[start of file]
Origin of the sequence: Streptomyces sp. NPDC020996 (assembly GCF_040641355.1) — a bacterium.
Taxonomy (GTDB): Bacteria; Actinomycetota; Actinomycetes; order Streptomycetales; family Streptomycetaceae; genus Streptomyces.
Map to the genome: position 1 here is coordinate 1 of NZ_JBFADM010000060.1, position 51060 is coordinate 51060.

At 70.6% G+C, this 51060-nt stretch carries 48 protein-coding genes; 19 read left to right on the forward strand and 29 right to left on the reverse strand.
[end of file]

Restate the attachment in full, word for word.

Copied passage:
Origin of the sequence: Streptomyces sp. NPDC020996 (assembly GCF_040641355.1) — a bacterium.
Taxonomy (GTDB): Bacteria; Actinomycetota; Actinomycetes; order Streptomycetales; family Streptomycetaceae; genus Streptomyces.
Map to the genome: position 1 here is coordinate 1 of NZ_JBFADM010000060.1, position 51060 is coordinate 51060.

At 70.6% G+C, this 51060-nt stretch carries 48 protein-coding genes; 19 read left to right on the forward strand and 29 right to left on the reverse strand.